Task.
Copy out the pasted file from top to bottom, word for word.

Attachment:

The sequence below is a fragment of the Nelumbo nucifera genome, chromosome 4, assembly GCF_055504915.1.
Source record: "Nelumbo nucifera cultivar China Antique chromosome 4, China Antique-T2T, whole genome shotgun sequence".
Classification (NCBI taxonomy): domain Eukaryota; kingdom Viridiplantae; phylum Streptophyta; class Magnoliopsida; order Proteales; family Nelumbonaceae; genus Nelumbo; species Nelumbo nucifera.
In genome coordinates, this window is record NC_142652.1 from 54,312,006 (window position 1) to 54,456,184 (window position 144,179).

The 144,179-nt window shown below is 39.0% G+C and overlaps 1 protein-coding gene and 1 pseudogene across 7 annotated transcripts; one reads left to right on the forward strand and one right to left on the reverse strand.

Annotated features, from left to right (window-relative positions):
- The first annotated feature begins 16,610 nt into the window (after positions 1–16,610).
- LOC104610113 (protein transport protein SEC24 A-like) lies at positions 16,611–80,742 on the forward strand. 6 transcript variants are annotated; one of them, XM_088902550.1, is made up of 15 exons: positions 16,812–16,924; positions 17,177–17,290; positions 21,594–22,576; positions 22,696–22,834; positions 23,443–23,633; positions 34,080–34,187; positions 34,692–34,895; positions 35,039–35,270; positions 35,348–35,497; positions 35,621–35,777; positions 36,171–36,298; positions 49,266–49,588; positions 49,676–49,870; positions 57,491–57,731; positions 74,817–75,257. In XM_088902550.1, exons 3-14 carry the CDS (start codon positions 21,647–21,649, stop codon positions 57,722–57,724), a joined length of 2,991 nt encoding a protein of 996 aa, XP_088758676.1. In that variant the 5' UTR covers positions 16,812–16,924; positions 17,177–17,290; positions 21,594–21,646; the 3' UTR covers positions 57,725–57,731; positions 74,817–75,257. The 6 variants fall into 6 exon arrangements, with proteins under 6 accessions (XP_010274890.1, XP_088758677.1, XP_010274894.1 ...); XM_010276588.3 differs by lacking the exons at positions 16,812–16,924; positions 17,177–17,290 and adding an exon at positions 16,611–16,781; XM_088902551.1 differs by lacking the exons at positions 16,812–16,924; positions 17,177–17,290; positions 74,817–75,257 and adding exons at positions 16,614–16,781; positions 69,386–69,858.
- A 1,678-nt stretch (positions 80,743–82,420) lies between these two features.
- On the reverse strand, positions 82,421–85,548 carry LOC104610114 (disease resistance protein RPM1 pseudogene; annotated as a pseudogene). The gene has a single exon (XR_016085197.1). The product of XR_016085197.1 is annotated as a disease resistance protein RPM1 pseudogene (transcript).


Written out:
The sequence below is a fragment of the Nelumbo nucifera genome, chromosome 4, assembly GCF_055504915.1.
Source record: "Nelumbo nucifera cultivar China Antique chromosome 4, China Antique-T2T, whole genome shotgun sequence".
Classification (NCBI taxonomy): domain Eukaryota; kingdom Viridiplantae; phylum Streptophyta; class Magnoliopsida; order Proteales; family Nelumbonaceae; genus Nelumbo; species Nelumbo nucifera.
In genome coordinates, this window is record NC_142652.1 from 54,312,006 (window position 1) to 54,456,184 (window position 144,179).

The 144,179-nt window shown below is 39.0% G+C and overlaps 1 protein-coding gene and 1 pseudogene across 7 annotated transcripts; one reads left to right on the forward strand and one right to left on the reverse strand.

Annotated features, from left to right (window-relative positions):
- The first annotated feature begins 16,610 nt into the window (after positions 1–16,610).
- LOC104610113 (protein transport protein SEC24 A-like) lies at positions 16,611–80,742 on the forward strand. 6 transcript variants are annotated; one of them, XM_088902550.1, is made up of 15 exons: positions 16,812–16,924; positions 17,177–17,290; positions 21,594–22,576; positions 22,696–22,834; positions 23,443–23,633; positions 34,080–34,187; positions 34,692–34,895; positions 35,039–35,270; positions 35,348–35,497; positions 35,621–35,777; positions 36,171–36,298; positions 49,266–49,588; positions 49,676–49,870; positions 57,491–57,731; positions 74,817–75,257. In XM_088902550.1, exons 3-14 carry the CDS (start codon positions 21,647–21,649, stop codon positions 57,722–57,724), a joined length of 2,991 nt encoding a protein of 996 aa, XP_088758676.1. In that variant the 5' UTR covers positions 16,812–16,924; positions 17,177–17,290; positions 21,594–21,646; the 3' UTR covers positions 57,725–57,731; positions 74,817–75,257. The 6 variants fall into 6 exon arrangements, with proteins under 6 accessions (XP_010274890.1, XP_088758677.1, XP_010274894.1 ...); XM_010276588.3 differs by lacking the exons at positions 16,812–16,924; positions 17,177–17,290 and adding an exon at positions 16,611–16,781; XM_088902551.1 differs by lacking the exons at positions 16,812–16,924; positions 17,177–17,290; positions 74,817–75,257 and adding exons at positions 16,614–16,781; positions 69,386–69,858.
- A 1,678-nt stretch (positions 80,743–82,420) lies between these two features.
- On the reverse strand, positions 82,421–85,548 carry LOC104610114 (disease resistance protein RPM1 pseudogene; annotated as a pseudogene). The gene has a single exon (XR_016085197.1). The product of XR_016085197.1 is annotated as a disease resistance protein RPM1 pseudogene (transcript).